Deborah Daniels: ERA may not be worth the effort if just for symbolism

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Is Virginia’s approval of the ERA meaningful?

Deborah DanielsWhen I was a senior in college, I wrote to my state legislator for the first time.

The Equal Rights Amendment had just passed. It read: “Equality of rights under the law shall not be denied or abridged by the United States or by any State on account of sex.” Pretty reasonable, eh?

So I wrote to my state senator, whom I knew from our church, expressing my hope that he would vote in favor of ratification. I’ll never forget how he phrased his polite, but negative, response.

After thanking me for my interest, he wrote, “I am not willing to open the Pandora’s Box of the Equal Rights Amendment.”

Even my 21-year-old self did not fail to see the irony in that statement. Remember the Greek myth about Pandora’s Box? As the story goes, a weak woman, unable to control her impulses, ignored instructions never to open the box; and when she did so, all the world’s ills came pouring out.

That was the analogy my senator chose to use when determining whether women should have equal rights with men. Rather than being angry, I burst out laughing, as he seemed so pitifully unaware of the implications of what he was saying. I’ve told that story many times over the years, with a rueful chuckle.

Indiana eventually became the 35th state to ratify the amendment, in 1977, though it took a call from then-President Jimmy Carter to a wavering Democratic legislator to push it over the top.

Unfortunately, the 1972 amendment had to be ratified by two-thirds (38) of the states in order to become law, which did not happen in the time allotted.

Forty-eight years later, however, Virginia just became the 38th state to ratify it.

Virginia’s ratification raises several questions, the most obvious of which: Isn’t it too late? The preamble to the amendment required ratification within seven years. Congress later extended that to 10. Still, it appears that if we didn’t get to 38 states by 1982, the Congress should have to re-enact the amendment with a new ratification deadline.

There are other complications, too. During the original ratification period, a total of five states that originally voted to ratify later rescinded their ratifications. If you count those rescissions, there are now only 33 states that have ratified—not enough by a long shot.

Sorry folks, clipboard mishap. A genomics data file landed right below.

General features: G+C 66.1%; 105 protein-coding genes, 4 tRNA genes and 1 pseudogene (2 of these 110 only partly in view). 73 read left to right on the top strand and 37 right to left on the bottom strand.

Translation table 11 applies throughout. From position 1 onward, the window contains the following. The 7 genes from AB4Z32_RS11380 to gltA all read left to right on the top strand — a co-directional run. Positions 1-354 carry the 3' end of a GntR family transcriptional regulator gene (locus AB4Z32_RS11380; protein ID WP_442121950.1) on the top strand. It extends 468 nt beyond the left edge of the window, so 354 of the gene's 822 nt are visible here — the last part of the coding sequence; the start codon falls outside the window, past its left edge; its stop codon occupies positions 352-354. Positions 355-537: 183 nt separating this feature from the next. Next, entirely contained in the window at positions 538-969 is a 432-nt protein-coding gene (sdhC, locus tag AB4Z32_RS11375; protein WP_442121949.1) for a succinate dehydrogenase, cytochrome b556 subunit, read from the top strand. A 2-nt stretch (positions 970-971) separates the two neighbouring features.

Proponents make some relatively creative arguments about why the Virginia vote should count, and the rescissions should not, but it seems plain to me that both pose major obstacles to ratification.

Several arguments against ratification made 50 years ago are being reiterated today. Opponents feared such things as gender-neutral bathrooms, and women in the military. Hmmm, haven’t those things happened anyway, without the amendment?

The 14th Amendment, it turns out, pretty much covers the waterfront. It says that neither the federal nor state governments may abridge the rights of any citizen or deny him/her the equal protection of the laws. Over time, many of the unfair laws that the ERA was intended to remedy have been overturned using the 14th Amendment.

So why the big push for the ERA now? Some say “for equal pay.” But if the ERA would remedy pay inequity (note that it only impacts acts by the government), the 14th Amendment should have the same effect. And it’s surely not worth all this effort just for the symbolism.

Though I eagerly advocated for the ERA in 1972, I now think we ought to focus on more pressing problems. Let’s move on.•


Daniels, a partner at Krieg DeVault LLP, is a former U.S. attorney, assistant U.S. attorney general, and president of the Sagamore Institute. Send comments to

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One thought on “Deborah Daniels: ERA may not be worth the effort if just for symbolism

  1. Please correct your article. Constitutional amendments require a 2/3 majority of each house in congress and 3/4 of the states. 3/4 of 50 is 37.5, rounds to 38.